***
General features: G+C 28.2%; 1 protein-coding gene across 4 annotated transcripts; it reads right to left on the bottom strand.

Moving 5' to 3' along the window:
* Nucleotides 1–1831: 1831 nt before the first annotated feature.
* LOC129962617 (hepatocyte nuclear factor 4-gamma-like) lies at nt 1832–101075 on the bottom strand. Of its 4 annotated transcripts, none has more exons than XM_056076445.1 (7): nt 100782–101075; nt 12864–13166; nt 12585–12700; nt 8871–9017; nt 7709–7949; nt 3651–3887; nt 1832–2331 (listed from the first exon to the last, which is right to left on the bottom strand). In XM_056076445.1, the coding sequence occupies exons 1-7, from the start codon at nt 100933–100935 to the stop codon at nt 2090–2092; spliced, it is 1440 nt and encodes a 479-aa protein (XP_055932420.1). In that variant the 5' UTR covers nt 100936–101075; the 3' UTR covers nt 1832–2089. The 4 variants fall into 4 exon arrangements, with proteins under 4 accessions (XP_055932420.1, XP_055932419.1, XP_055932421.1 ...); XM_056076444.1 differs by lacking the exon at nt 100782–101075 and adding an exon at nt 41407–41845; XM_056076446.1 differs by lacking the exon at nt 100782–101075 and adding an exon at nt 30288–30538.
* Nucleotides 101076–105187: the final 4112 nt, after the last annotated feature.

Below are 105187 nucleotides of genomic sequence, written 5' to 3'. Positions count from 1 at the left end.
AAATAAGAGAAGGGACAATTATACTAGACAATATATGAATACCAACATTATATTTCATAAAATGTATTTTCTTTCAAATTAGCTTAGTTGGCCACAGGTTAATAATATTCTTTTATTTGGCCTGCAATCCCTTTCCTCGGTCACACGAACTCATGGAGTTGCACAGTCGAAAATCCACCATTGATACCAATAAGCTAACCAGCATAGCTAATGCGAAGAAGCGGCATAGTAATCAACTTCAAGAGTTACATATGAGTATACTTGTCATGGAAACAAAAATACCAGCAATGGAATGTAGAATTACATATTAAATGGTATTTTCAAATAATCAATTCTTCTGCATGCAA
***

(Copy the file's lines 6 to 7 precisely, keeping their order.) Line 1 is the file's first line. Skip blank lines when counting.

Below are 105187 nucleotides of genomic sequence, written 5' to 3'. Positions count from 1 at the left end.
AAATAAGAGAAGGGACAATTATACTAGACAATATATGAATACCAACATTATATTTCATAAAATGTATTTTCTTTCAAATTAGCTTAGTTGGCCACAGGTTAATAATATTCTTTTATTTGGCCTGCAATCCCTTTCCTCGGTCACACGAACTCATGGAGTTGCACAGTCGAAAATCCACCATTGATACCAATAAGCTAACCAGCATAGCTAATGCGAAGAAGCGGCATAGTAATCAACTTCAAGAGTTACATATGAGTATACTTGTCATGGAAACAAAAATACCAGCAATGGAATGTAGAATTACATATTAAATGGTATTTTCAAATAATCAATTCTTCTGCATGCAA